The city of light
Varanasi, or Kashi, is the city of light. Situated on the great bend of the Ganga, the light of the sun on the river is the clock by which the city runs. As the sun rises the first trickle of pilgrims come to the ghats on the riverfront, for a purifying dip in the holiest of rivers. It is still cold, and the orb of the sun floating low in the sky hasn't heated up the stone steps yet. Some pilgrims, especially those from warmer climates, are wrapped up for warmth.
Soon, the sun rises sufficiently enough, and the ghats are busy with pilgrims, priests, fake priests, tourists, cops, fake cops, and everyone else.
The city is defined by the river. Here, a sadhu checks the news on his saffron iPhone, presumably on a break
Later in the evening, a different light illuminates the river: that of the funeral pyres at Manikarnika and Harishchandra ghats. If you die in Kashi and are burnt at one of these two places, you get an express ticket to heaven.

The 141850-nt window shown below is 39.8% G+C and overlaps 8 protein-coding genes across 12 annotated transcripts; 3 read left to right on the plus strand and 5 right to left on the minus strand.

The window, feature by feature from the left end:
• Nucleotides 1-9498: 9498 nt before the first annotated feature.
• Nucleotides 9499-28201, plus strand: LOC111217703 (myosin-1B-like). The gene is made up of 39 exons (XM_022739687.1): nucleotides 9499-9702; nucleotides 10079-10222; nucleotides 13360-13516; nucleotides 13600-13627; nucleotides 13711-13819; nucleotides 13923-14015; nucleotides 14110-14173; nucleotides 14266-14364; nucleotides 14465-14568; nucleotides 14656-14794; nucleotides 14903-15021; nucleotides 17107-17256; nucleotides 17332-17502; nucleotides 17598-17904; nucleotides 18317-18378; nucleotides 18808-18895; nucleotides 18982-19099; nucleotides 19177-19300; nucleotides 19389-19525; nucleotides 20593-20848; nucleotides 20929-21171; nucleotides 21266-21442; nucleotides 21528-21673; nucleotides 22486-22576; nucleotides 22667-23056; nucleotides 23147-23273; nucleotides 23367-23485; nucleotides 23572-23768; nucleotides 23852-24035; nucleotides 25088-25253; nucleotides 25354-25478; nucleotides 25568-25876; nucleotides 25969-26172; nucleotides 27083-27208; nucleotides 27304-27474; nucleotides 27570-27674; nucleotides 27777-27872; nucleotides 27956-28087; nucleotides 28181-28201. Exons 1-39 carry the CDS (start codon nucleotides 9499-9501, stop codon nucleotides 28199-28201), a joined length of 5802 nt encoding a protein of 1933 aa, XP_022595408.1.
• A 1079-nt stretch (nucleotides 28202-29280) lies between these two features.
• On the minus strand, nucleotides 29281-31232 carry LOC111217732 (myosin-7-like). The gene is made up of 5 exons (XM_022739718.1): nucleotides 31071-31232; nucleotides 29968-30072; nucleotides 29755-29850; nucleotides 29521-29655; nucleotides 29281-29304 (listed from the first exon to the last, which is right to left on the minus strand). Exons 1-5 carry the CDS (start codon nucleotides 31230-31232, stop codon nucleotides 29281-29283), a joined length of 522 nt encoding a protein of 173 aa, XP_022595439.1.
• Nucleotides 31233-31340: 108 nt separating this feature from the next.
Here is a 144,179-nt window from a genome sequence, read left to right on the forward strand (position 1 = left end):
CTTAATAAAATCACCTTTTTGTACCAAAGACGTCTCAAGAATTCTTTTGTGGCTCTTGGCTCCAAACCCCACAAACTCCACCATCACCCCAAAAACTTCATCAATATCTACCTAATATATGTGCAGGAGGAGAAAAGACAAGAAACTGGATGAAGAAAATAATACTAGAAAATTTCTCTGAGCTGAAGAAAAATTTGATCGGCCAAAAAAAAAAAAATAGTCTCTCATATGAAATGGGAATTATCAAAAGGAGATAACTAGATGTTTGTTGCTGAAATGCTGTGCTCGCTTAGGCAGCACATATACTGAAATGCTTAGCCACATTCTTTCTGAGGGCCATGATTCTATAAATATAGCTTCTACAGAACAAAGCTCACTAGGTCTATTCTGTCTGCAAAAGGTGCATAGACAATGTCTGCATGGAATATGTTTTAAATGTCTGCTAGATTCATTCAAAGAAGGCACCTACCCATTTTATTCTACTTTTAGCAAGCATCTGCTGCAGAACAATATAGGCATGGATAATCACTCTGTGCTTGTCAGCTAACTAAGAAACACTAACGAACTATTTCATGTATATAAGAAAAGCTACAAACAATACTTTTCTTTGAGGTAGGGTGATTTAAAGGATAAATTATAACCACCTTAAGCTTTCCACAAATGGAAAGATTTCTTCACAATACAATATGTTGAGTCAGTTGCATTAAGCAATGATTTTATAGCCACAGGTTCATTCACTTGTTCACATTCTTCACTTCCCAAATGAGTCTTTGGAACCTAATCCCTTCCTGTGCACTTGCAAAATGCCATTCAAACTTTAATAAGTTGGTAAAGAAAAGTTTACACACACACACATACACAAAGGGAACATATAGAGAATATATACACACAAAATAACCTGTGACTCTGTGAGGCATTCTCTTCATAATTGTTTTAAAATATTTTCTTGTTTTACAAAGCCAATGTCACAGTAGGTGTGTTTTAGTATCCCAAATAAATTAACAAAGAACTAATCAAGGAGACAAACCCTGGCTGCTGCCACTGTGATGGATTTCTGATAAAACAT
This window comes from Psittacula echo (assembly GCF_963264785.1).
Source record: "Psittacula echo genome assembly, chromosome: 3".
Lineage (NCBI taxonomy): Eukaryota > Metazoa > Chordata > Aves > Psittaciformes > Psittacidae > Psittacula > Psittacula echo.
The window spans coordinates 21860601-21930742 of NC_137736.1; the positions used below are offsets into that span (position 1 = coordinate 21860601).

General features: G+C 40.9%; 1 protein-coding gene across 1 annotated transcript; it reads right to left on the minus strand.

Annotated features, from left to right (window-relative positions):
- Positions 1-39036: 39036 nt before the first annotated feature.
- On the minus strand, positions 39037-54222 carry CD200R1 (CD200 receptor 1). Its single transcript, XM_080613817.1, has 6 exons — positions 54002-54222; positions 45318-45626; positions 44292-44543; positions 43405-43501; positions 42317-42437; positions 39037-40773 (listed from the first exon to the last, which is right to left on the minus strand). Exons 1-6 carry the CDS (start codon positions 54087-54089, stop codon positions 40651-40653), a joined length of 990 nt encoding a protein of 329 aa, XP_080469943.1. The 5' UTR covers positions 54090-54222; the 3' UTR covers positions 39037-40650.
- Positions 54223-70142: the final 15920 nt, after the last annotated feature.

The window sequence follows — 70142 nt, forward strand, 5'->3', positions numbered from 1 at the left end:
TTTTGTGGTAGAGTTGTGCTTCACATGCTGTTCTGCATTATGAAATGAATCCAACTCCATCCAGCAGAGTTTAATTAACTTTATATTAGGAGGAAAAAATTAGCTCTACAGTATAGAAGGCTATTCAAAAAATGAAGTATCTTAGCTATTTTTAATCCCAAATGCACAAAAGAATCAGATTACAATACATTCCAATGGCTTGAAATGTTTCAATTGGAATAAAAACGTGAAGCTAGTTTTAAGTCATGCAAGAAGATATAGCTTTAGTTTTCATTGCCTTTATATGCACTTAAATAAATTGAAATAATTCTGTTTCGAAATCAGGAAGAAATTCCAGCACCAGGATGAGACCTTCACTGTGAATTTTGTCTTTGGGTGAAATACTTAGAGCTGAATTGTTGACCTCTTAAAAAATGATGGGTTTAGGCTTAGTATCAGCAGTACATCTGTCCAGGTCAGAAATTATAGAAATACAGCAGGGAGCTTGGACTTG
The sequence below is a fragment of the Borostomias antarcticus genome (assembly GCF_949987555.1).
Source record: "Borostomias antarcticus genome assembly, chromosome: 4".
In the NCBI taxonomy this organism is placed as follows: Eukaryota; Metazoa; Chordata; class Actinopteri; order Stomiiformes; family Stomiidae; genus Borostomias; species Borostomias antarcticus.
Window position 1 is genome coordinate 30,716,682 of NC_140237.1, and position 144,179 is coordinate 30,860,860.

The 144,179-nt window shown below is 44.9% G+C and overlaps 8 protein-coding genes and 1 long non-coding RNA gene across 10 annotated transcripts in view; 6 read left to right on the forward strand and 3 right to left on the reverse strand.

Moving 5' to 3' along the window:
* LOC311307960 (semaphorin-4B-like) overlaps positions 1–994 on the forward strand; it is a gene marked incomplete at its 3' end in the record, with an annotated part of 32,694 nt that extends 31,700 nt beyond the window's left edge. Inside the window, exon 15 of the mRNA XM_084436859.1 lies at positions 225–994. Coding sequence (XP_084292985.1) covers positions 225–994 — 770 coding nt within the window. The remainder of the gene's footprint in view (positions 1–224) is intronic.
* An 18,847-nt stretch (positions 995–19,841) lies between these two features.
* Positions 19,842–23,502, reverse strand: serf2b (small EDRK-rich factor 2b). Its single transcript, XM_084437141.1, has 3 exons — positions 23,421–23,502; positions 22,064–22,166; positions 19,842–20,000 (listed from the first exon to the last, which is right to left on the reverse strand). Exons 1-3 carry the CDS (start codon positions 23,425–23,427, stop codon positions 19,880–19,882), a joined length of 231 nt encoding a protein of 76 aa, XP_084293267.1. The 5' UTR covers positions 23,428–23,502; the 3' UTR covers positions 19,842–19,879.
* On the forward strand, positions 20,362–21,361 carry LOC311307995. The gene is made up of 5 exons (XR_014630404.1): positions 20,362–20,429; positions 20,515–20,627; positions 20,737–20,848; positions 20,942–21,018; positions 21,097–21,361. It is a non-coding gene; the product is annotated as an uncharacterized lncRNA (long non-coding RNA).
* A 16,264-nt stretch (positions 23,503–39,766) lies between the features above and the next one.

A pilgrim in the river offers up his prayers. And so it goes.
The old city
Much of the old city of Varanasi is a complex tangle of narrow lanes, and navigating them is something every tourist and pilgrim must do. The lanes serve tiny shops of all varieties. Here, a bangle seller pitches his wares to some tourists from out of town.
There is a tea shop in every lane. This shop was the one we patronized. The tea seller would invite us to sit on a narrow bench in front of him, and would pour us our tea silently. He was there every day, but usually closed shop by late morning.
Some tea stalls and other food stalls used coal fires, for reasons entirely inscrutable.